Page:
Let’s say your intuition is correct. You feel the leading candidates for the Presidency—Republican and Democrat—are taking the country in the wrong direction. It’s less about policy, more about their persona. How could both parties come to see the light?
Americans’ two major political parties are falling into disfavor. The leading candidates aren’t helping. Polls indicate the majority of Americans feel the leading candidates are arrogant. David Brooks writes, “Trump is a solipsistic branding genius whose ‘policies’ have no contact with Planet Earth and who would be incapable of organizing a coalition, domestic or foreign. Cruz is universally off-putting, always been good at tearing things down but incompetent when it comes to putting things together.”1
The Democrats’ leading candidates are no better. Clinton is a thin-skinned politician who demonizes opponents, invariably connecting them to vast imagined right-wing conspiracies. Sanders denigrates anyone who’s wealthy, flying the colors of an unabashed socialist.
Every candidate evinces righteousness. Nothing wrong with that, except an obsession with righteousness leads inevitably to self-righteousness, writes psychologist Jonathan Haidt, author of The Righteous Mind. Self-righteous folks feel they’re pursuing a moral cause, but in so doing, they invariably become smug. Haight puts it this way: Morality binds and blinds. There is however a way to overcome blindness.
Howard Margolis, a professor of public policy at the University of Chicago, says we operate by two very different kinds of cognition: “seeing-that” and “reasoning-why.” “Seeing-that” is intuitive. Our brains automatically match perceptions with patterns. For instance, if your pattern is “all Democrats are bad,” your perceptions of Clinton and Sanders will be negative. In terms of cognition, intuitions come first.
Reasoning is second. “Reasoning-why’ is the process by which we describe how we think we reached a judgment. But Haight says when we reason, “we’re looking for reasons why somebody else ought to join us.” We reason to support our intuitions. We’re dreadful at seeking out evidence that might disconfirm our initial judgments. That’s why you can’t reason someone out of a position they never reasoned their way into.
It doesn’t have to be this way. Two millennia ago, a man named Saul was blinded by the light. He was on his way to Damascus, breathing out murderous threats against Jesus’s disciples. As he neared Damascus, suddenly a light from heaven flashed around him. It was Jesus, the very person Saul was persecuting. Jesus told him to get up and go into the city to be told what to do. Saul obeyed. What made him change his mind?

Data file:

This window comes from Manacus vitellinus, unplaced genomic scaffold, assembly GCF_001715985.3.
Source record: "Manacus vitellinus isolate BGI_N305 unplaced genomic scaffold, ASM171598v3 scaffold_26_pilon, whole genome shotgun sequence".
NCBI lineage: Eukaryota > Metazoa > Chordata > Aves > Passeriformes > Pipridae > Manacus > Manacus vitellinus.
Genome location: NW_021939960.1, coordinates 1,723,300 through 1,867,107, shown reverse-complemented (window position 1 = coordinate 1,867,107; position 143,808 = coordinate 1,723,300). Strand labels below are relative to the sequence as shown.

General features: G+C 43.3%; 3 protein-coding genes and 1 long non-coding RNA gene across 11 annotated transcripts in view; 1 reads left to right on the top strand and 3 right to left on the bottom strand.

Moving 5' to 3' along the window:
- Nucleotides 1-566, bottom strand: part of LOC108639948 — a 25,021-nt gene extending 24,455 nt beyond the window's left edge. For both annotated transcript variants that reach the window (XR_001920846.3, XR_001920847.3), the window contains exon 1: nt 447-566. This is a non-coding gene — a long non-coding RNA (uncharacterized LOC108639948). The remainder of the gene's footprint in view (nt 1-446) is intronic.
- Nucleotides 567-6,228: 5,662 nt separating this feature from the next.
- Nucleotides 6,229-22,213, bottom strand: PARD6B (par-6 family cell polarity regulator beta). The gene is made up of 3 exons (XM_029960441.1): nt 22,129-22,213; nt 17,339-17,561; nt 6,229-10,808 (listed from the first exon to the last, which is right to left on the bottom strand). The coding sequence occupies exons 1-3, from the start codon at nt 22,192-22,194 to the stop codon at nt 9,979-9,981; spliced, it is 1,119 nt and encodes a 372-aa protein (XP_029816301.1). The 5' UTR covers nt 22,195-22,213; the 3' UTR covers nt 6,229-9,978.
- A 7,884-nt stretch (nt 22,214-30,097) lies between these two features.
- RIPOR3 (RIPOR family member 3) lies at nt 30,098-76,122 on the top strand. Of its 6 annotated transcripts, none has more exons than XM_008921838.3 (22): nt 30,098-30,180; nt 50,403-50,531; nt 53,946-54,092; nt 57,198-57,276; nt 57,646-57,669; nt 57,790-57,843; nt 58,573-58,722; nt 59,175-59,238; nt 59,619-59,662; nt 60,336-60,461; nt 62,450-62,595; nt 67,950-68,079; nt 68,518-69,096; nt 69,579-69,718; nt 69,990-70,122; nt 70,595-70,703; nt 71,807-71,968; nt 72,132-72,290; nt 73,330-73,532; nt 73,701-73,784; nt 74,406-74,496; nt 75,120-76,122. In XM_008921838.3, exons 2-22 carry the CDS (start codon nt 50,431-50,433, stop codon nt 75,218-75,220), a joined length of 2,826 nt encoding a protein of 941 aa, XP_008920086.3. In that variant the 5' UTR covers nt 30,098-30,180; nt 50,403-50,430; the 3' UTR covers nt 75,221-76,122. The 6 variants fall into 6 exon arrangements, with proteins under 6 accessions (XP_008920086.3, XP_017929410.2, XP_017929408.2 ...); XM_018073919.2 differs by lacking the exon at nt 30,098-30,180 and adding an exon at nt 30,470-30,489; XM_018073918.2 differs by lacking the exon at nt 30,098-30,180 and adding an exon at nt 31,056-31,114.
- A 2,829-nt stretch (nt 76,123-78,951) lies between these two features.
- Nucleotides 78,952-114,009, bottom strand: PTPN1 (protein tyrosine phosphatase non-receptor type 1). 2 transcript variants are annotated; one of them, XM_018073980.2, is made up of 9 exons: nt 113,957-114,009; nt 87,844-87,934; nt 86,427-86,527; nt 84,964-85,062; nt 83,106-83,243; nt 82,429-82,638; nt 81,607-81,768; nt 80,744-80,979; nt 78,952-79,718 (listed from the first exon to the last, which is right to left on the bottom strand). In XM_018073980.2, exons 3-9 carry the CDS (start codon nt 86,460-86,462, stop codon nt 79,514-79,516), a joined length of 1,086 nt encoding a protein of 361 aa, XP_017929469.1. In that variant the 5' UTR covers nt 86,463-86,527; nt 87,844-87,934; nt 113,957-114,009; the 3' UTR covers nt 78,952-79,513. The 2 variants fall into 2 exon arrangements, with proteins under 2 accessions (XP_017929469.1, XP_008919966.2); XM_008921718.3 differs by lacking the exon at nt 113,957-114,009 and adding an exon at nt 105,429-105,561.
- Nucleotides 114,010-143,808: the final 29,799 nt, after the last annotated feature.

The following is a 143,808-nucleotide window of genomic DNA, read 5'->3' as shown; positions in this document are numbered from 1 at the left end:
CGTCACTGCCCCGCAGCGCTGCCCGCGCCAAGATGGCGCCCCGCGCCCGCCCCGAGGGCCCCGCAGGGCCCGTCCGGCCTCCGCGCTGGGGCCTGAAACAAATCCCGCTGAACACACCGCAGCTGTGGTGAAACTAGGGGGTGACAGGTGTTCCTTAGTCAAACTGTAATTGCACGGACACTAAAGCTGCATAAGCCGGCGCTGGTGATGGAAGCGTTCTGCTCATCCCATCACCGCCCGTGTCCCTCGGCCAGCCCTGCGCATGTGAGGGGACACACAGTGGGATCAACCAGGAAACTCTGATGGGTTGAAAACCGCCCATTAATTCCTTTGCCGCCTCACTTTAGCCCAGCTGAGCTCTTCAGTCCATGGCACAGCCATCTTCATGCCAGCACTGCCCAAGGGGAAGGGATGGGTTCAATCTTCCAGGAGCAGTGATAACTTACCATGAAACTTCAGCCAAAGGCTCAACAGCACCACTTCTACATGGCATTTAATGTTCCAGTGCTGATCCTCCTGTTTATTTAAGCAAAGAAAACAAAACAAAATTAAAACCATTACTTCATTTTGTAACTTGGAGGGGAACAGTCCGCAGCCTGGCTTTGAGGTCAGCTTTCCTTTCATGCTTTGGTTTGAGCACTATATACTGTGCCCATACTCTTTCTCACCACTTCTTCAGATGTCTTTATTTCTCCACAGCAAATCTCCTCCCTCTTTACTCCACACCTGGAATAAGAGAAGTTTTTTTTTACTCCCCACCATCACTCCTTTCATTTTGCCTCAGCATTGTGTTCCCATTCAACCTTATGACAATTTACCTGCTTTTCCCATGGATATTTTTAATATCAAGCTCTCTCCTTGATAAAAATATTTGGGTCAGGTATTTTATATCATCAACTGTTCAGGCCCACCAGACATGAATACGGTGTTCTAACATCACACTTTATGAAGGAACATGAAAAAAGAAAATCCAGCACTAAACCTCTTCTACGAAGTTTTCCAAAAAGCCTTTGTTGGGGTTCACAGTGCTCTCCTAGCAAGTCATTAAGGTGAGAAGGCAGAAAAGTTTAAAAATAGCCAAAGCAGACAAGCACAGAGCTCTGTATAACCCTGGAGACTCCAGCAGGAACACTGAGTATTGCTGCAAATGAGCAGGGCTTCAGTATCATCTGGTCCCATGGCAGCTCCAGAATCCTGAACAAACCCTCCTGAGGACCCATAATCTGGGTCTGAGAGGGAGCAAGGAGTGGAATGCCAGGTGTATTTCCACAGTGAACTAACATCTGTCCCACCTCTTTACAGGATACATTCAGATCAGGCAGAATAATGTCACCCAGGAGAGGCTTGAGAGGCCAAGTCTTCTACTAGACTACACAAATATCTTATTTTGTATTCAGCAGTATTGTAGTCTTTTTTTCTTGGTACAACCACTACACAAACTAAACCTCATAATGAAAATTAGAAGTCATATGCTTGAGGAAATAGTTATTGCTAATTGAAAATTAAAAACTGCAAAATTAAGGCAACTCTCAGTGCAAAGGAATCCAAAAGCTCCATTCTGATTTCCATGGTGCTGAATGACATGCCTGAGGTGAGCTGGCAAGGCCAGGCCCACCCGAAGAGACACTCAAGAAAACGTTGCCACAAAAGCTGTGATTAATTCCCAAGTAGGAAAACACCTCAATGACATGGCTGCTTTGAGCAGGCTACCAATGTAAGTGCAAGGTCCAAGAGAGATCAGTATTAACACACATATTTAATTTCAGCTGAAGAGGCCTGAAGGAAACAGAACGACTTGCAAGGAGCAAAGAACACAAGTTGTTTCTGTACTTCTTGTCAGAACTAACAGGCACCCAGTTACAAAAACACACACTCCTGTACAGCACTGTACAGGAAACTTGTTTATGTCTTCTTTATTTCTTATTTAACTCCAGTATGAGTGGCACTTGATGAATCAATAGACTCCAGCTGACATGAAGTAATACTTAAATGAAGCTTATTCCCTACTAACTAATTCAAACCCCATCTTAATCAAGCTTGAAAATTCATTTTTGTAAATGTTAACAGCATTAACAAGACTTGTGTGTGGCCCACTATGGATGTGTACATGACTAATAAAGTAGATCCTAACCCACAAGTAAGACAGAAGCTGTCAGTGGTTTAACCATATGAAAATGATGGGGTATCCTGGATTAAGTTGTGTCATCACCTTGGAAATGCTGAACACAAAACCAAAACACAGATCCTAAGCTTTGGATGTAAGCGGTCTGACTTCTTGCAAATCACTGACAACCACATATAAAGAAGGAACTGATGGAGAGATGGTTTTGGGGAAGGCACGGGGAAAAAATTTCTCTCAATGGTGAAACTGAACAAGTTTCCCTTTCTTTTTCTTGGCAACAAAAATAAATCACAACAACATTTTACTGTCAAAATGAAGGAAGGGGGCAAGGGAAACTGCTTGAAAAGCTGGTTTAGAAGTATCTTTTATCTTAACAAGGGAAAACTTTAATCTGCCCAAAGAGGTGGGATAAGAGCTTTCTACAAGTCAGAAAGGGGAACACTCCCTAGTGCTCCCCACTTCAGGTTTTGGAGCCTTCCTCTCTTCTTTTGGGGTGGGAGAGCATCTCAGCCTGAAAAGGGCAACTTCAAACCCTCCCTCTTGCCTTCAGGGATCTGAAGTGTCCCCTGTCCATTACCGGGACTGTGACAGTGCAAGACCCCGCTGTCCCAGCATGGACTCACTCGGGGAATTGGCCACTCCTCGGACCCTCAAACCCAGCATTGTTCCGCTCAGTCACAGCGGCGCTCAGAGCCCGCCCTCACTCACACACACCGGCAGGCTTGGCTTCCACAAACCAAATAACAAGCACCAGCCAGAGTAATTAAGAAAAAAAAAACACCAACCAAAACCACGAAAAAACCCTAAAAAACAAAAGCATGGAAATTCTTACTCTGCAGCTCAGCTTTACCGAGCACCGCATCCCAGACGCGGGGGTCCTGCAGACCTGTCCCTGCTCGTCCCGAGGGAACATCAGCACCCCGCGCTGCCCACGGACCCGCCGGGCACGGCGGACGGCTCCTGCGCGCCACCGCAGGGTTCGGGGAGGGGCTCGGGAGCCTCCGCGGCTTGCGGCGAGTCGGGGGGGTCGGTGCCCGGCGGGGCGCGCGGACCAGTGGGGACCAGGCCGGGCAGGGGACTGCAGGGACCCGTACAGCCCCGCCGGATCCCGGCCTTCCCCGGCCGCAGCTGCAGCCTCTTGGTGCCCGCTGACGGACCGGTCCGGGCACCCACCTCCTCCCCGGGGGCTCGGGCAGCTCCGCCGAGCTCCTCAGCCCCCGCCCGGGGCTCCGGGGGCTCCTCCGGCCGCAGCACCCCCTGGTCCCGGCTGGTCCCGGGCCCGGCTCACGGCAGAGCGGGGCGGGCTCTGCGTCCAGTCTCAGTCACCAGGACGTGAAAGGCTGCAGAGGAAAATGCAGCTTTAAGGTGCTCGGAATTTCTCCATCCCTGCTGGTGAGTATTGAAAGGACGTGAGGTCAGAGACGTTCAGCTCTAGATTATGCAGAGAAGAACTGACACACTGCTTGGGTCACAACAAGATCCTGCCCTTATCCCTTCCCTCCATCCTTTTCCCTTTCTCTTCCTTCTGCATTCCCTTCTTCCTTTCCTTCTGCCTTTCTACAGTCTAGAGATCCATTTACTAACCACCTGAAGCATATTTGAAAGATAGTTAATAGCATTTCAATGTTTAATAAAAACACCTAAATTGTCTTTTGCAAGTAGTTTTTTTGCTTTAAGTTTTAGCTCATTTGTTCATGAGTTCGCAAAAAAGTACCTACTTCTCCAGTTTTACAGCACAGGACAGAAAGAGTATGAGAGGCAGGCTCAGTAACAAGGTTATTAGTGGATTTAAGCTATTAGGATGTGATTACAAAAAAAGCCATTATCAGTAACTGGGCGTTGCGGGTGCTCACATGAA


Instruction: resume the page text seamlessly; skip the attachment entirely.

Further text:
Saul, later known as the Apostle Paul, writer of much of the New Testament, claimed to have lived his entire life with a clear conscience. Just as there are two different kinds of cognition, there are two different kinds of conscience—clear and corrupted. Conscience is the human capacity to be self-aware, to sense when our capacity for reason is not doing us a favor but is instead rationalizing our beliefs. People of clear conscience might initially be blinded by the light, but they quickly adjust. They want truth above all else.
The writer of Ecclesiastes wrote: “Do not be excessively righteous and do not be overly wise. Why should you ruin yourself?” (7:16). Excessively righteous people ruin themselves. They ruin political parties. As a country, we can do better; but only if people of good conscience say Enough. Otherwise, the intuition that both parties are taking the country in the wrong direction will be prophetic.
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1 David Brooks, “Time for a Republican Conspiracy.” The New York Times, January 16, 2016.
2 Jonathan Haidt, The Righteous Mind: Why Good People are Divided by Politics and Religion (New York: Vintage, 2003), pp. 50-52